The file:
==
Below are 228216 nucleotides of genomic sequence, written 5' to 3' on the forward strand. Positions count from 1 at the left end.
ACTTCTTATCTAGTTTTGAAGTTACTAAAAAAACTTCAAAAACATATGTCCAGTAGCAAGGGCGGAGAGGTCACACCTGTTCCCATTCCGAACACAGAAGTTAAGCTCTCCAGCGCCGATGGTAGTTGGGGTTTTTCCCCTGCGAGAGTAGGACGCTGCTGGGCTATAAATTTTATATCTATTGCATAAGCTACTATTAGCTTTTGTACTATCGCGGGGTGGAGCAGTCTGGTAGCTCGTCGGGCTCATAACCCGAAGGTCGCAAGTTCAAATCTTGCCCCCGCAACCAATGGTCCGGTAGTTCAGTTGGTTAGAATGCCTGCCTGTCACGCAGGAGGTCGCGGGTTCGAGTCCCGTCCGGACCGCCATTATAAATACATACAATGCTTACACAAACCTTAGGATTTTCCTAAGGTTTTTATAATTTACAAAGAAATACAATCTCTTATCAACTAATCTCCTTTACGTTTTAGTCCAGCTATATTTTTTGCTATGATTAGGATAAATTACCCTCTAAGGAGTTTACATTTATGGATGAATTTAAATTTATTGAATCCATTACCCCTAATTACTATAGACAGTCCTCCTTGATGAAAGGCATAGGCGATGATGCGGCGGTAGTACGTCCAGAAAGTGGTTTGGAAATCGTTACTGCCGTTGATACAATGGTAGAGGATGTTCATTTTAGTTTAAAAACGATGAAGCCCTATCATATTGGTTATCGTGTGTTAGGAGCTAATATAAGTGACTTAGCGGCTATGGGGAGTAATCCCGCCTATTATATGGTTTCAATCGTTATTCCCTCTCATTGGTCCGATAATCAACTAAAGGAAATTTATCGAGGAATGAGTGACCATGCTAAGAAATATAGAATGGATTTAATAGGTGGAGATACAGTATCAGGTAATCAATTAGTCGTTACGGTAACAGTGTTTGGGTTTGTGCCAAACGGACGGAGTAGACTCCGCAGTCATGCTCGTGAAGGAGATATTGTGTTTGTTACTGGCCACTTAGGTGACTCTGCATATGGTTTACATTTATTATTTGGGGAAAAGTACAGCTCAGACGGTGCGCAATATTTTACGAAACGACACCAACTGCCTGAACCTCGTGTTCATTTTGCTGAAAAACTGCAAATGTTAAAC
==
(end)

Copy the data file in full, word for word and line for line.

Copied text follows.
Below are 228216 nucleotides of genomic sequence, written 5' to 3' on the forward strand. Positions count from 1 at the left end.
ACTTCTTATCTAGTTTTGAAGTTACTAAAAAAACTTCAAAAACATATGTCCAGTAGCAAGGGCGGAGAGGTCACACCTGTTCCCATTCCGAACACAGAAGTTAAGCTCTCCAGCGCCGATGGTAGTTGGGGTTTTTCCCCTGCGAGAGTAGGACGCTGCTGGGCTATAAATTTTATATCTATTGCATAAGCTACTATTAGCTTTTGTACTATCGCGGGGTGGAGCAGTCTGGTAGCTCGTCGGGCTCATAACCCGAAGGTCGCAAGTTCAAATCTTGCCCCCGCAACCAATGGTCCGGTAGTTCAGTTGGTTAGAATGCCTGCCTGTCACGCAGGAGGTCGCGGGTTCGAGTCCCGTCCGGACCGCCATTATAAATACATACAATGCTTACACAAACCTTAGGATTTTCCTAAGGTTTTTATAATTTACAAAGAAATACAATCTCTTATCAACTAATCTCCTTTACGTTTTAGTCCAGCTATATTTTTTGCTATGATTAGGATAAATTACCCTCTAAGGAGTTTACATTTATGGATGAATTTAAATTTATTGAATCCATTACCCCTAATTACTATAGACAGTCCTCCTTGATGAAAGGCATAGGCGATGATGCGGCGGTAGTACGTCCAGAAAGTGGTTTGGAAATCGTTACTGCCGTTGATACAATGGTAGAGGATGTTCATTTTAGTTTAAAAACGATGAAGCCCTATCATATTGGTTATCGTGTGTTAGGAGCTAATATAAGTGACTTAGCGGCTATGGGGAGTAATCCCGCCTATTATATGGTTTCAATCGTTATTCCCTCTCATTGGTCCGATAATCAACTAAAGGAAATTTATCGAGGAATGAGTGACCATGCTAAGAAATATAGAATGGATTTAATAGGTGGAGATACAGTATCAGGTAATCAATTAGTCGTTACGGTAACAGTGTTTGGGTTTGTGCCAAACGGACGGAGTAGACTCCGCAGTCATGCTCGTGAAGGAGATATTGTGTTTGTTACTGGCCACTTAGGTGACTCTGCATATGGTTTACATTTATTATTTGGGGAAAAGTACAGCTCAGACGGTGCGCAATATTTTACGAAACGACACCAACTGCCTGAACCTCGTGTTCATTTTGCTGAAAAACTGCAAATGTTAAAC